Seasonal variability in exercise test responses in Ghana


Dr Adnan Custovic, North-west Lung Center, Wythenshawe Hospital, Southmoor Road, Manchester M23 9LT, UK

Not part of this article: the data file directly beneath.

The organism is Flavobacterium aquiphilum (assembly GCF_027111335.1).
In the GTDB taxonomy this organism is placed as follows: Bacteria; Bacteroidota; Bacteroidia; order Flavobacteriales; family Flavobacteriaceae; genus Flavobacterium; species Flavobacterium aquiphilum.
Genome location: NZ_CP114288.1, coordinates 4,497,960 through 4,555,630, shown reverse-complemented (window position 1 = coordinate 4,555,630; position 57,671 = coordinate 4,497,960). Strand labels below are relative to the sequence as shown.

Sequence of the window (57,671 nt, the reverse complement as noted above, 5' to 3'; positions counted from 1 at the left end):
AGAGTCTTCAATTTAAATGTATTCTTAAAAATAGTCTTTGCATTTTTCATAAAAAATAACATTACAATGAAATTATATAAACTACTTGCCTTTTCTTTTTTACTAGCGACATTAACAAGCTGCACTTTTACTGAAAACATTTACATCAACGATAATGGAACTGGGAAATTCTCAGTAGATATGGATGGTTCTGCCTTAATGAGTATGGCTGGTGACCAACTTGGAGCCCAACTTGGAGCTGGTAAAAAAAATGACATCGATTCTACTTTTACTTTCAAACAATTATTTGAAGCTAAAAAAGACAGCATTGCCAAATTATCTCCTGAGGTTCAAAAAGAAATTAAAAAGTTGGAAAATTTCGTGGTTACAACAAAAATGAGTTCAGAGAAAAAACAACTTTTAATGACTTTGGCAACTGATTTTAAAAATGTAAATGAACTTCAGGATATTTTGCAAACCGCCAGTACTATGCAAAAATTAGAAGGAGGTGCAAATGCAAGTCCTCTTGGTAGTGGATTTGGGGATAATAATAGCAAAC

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Exercise-induced bronchospasm (EIB) is widely used in epidemiological studies to investigate the prevalence of asthma. We aimed to determine seasonal variations in the prevalence of EIB in Ghanaian school children from urban-rich (UR), urban-poor (UP), and rural (R) schools. We have previously reported the prevalence of EIB in 9–16-year-old children to be 3.1% in the dry season, with UR children having a significantly higher prevalence of both EIB and atopy compared to UP or R children. In the current study, the prevalence of EIB was assessed in the same 1,095 children in the wet season (5 months following the initial study) using the same methodology. Exercise provocation consisted of free running outdoors for 6 min. In the wet season, 17/1,095 children [mean 1.55%, 95% confidence interval (CI): 0.91–2.47] had a positive response to exercise, compared to our previous report of 34 children (mean 3.1%, 95% CI: 2.15–4.32) with EIB in the dry season (dry vs. wet season, difference 1.55, 95% CI: 0.41–2.69). The proportion of children with a positive response to exercise in the UR school fell from 4.2% (25/599) to 1.3% (8/599) (difference 2.9, 95% CI: 1.2–4.5). In the wet season, there was no difference in the prevalence of EIB among the UR, UP, and R children. Only five of 1,095 subjects (mean 0.5%, 95% CI: 0.15–1.07) demonstrated EIB in both seasons. In conclusion, although exercise challenge remains a useful tool for determining asthma prevalence in epidemiological studies, seasonal variations in the pattern of responses may occur and the results should be interpreted with caution.